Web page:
Hey everyone! I have decided to make a blog called “10 Ways to Respect Children and Adults With Tourette’s Syndrome”.
I feel like it’s not just important to tell others what shouldn’t be said, but that it’s also very important to follow this up with things that should be said and things that are helpful and supportive. This is important so that others without Tourette’s don’t shy away from talking about it all together, but instead know ways they can acknowledge Tourette’s by being helpful, supportive and accepting without being offensive.
So counting down toward No. 1, here is No. 6:
Asking questions instead of staring.
I can understand when someone glances over at my children when they tic. A quick glance to acknowledge your surroundings and be sure nothing wrong is occurring is acceptable. However, when you stare too long, it makes things worse.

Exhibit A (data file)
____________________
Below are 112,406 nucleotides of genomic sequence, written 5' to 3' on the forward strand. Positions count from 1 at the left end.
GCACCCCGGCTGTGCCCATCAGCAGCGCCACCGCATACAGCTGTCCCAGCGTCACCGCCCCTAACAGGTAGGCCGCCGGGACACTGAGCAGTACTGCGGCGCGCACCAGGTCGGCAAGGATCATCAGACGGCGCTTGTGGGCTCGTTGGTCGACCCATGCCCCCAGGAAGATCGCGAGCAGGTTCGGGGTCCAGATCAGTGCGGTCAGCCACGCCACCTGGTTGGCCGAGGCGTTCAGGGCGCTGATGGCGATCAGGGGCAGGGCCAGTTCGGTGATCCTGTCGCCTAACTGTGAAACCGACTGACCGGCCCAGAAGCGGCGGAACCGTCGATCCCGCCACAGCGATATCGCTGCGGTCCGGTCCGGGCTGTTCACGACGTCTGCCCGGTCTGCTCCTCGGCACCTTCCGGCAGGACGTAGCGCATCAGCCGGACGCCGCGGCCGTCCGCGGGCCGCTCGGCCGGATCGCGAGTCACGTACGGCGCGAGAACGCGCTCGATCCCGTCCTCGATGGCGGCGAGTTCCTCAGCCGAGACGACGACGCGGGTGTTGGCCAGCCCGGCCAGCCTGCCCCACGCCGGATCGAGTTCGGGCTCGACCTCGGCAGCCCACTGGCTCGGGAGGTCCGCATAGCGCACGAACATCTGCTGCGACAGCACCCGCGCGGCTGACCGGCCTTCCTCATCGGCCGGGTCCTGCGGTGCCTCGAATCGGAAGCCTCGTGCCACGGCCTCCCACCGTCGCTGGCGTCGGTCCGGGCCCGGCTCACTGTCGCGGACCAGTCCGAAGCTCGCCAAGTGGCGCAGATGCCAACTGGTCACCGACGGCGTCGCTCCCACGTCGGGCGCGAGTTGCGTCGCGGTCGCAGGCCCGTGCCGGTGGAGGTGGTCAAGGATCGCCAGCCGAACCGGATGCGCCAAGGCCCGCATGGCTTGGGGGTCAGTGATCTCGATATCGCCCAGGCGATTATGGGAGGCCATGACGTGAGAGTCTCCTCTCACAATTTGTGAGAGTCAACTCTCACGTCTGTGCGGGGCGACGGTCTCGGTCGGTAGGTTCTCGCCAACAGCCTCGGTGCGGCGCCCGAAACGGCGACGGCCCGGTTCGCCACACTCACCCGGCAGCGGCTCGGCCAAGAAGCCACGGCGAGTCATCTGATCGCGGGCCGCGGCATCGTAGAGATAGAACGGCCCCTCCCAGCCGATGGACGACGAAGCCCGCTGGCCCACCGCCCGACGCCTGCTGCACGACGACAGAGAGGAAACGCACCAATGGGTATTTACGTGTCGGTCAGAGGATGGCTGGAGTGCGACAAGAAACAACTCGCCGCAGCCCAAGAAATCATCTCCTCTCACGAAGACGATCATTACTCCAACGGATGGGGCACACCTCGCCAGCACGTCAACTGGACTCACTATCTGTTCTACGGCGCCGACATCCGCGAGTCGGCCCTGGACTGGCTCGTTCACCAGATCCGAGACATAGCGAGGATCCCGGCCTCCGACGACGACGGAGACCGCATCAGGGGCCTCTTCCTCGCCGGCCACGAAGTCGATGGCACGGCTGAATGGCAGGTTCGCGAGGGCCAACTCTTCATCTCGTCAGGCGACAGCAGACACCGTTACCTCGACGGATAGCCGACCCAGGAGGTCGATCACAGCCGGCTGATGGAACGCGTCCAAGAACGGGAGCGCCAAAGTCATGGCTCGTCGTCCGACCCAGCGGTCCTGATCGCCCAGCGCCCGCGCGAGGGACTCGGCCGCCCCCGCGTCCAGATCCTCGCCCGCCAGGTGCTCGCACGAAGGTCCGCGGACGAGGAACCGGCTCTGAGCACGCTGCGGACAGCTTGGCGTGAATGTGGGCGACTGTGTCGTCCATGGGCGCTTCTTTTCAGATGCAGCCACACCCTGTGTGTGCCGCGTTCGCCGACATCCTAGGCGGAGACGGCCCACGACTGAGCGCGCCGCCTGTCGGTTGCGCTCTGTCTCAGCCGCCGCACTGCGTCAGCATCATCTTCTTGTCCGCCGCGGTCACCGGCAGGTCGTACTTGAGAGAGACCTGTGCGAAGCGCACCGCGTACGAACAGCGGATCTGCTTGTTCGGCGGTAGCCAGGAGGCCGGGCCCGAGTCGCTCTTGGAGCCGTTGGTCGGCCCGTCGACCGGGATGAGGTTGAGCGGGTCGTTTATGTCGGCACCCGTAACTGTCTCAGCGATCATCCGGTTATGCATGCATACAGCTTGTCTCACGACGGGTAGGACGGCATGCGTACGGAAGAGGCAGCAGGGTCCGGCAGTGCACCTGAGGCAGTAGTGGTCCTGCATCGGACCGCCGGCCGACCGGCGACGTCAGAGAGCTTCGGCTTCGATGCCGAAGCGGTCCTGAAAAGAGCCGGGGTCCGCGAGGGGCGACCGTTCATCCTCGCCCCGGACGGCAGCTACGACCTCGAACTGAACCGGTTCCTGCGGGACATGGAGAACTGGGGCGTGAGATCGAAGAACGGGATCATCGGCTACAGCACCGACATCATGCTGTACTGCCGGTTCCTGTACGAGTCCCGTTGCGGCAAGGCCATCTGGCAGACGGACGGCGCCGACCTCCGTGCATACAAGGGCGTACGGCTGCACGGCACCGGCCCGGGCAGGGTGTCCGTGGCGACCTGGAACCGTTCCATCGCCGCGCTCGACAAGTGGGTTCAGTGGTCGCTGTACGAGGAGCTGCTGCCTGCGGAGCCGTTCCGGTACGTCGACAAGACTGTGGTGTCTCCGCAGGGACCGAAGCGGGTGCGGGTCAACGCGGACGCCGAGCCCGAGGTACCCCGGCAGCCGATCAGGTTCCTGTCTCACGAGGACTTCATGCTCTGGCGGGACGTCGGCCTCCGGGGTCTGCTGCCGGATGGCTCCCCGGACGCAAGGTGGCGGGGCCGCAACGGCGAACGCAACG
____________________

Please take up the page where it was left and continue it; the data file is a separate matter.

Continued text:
Not too long ago my daughter was outside of our pediatrician’s office on the ground with full-blown tics. Two people were nearby, one leaving the office and one entering. The one leaving had a child with them. The child said hello. Sam didn’t answer, and the parent made a rude comment about how disrespectful she was for not saying hello in return.
The other parent came toward me and had a look of anger and terror, and asked me what one earth I was doing to my child. I turned to her and said she has Tourette Syndrome and was ticcing. She apologized and walked inside where shortly after she came out to see if we needed anything.
The bottom line is that I was left sad and angry. I wasn’t hurting my child, she wasn’t on display for people to watch as though in a circus nor was she rude. She was, however, in physical and we both were in emotional pain. So to sum it up: People can respect us by not bringing any attention to the fact she has TS.
Look for No. 5 tomorrow. And in case you missed the ones that came before, here’s a list: